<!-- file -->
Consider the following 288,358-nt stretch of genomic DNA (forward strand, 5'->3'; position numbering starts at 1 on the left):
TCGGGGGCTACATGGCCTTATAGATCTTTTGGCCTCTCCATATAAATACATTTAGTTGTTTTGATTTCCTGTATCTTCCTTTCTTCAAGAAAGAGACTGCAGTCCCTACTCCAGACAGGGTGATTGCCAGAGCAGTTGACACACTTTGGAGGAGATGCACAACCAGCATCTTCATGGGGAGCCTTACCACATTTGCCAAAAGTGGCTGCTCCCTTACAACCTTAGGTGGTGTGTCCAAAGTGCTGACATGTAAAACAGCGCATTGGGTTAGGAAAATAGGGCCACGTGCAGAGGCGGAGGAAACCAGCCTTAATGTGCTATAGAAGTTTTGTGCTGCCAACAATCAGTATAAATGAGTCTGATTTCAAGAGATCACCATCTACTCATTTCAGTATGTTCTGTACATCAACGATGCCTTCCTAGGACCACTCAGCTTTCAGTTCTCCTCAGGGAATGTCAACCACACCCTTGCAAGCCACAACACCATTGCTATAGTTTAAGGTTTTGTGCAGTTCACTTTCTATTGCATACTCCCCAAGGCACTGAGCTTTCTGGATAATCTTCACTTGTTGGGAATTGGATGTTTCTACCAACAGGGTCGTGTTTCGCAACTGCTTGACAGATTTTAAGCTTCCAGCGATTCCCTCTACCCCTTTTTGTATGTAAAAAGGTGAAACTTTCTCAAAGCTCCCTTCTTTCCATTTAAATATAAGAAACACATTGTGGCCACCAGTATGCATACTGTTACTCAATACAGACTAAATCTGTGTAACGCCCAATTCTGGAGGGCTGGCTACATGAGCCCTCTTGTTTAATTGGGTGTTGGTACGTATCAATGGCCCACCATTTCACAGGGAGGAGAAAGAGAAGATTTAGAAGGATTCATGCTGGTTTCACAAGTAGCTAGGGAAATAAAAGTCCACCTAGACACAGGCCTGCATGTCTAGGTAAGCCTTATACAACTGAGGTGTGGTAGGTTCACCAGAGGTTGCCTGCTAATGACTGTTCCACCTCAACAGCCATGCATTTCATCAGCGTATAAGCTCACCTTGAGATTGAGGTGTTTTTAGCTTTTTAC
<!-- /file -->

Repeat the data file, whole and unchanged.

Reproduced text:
Consider the following 288,358-nt stretch of genomic DNA (forward strand, 5'->3'; position numbering starts at 1 on the left):
TCGGGGGCTACATGGCCTTATAGATCTTTTGGCCTCTCCATATAAATACATTTAGTTGTTTTGATTTCCTGTATCTTCCTTTCTTCAAGAAAGAGACTGCAGTCCCTACTCCAGACAGGGTGATTGCCAGAGCAGTTGACACACTTTGGAGGAGATGCACAACCAGCATCTTCATGGGGAGCCTTACCACATTTGCCAAAAGTGGCTGCTCCCTTACAACCTTAGGTGGTGTGTCCAAAGTGCTGACATGTAAAACAGCGCATTGGGTTAGGAAAATAGGGCCACGTGCAGAGGCGGAGGAAACCAGCCTTAATGTGCTATAGAAGTTTTGTGCTGCCAACAATCAGTATAAATGAGTCTGATTTCAAGAGATCACCATCTACTCATTTCAGTATGTTCTGTACATCAACGATGCCTTCCTAGGACCACTCAGCTTTCAGTTCTCCTCAGGGAATGTCAACCACACCCTTGCAAGCCACAACACCATTGCTATAGTTTAAGGTTTTGTGCAGTTCACTTTCTATTGCATACTCCCCAAGGCACTGAGCTTTCTGGATAATCTTCACTTGTTGGGAATTGGATGTTTCTACCAACAGGGTCGTGTTTCGCAACTGCTTGACAGATTTTAAGCTTCCAGCGATTCCCTCTACCCCTTTTTGTATGTAAAAAGGTGAAACTTTCTCAAAGCTCCCTTCTTTCCATTTAAATATAAGAAACACATTGTGGCCACCAGTATGCATACTGTTACTCAATACAGACTAAATCTGTGTAACGCCCAATTCTGGAGGGCTGGCTACATGAGCCCTCTTGTTTAATTGGGTGTTGGTACGTATCAATGGCCCACCATTTCACAGGGAGGAGAAAGAGAAGATTTAGAAGGATTCATGCTGGTTTCACAAGTAGCTAGGGAAATAAAAGTCCACCTAGACACAGGCCTGCATGTCTAGGTAAGCCTTATACAACTGAGGTGTGGTAGGTTCACCAGAGGTTGCCTGCTAATGACTGTTCCACCTCAACAGCCATGCATTTCATCAGCGTATAAGCTCACCTTGAGATTGAGGTGTTTTTAGCTTTTTAC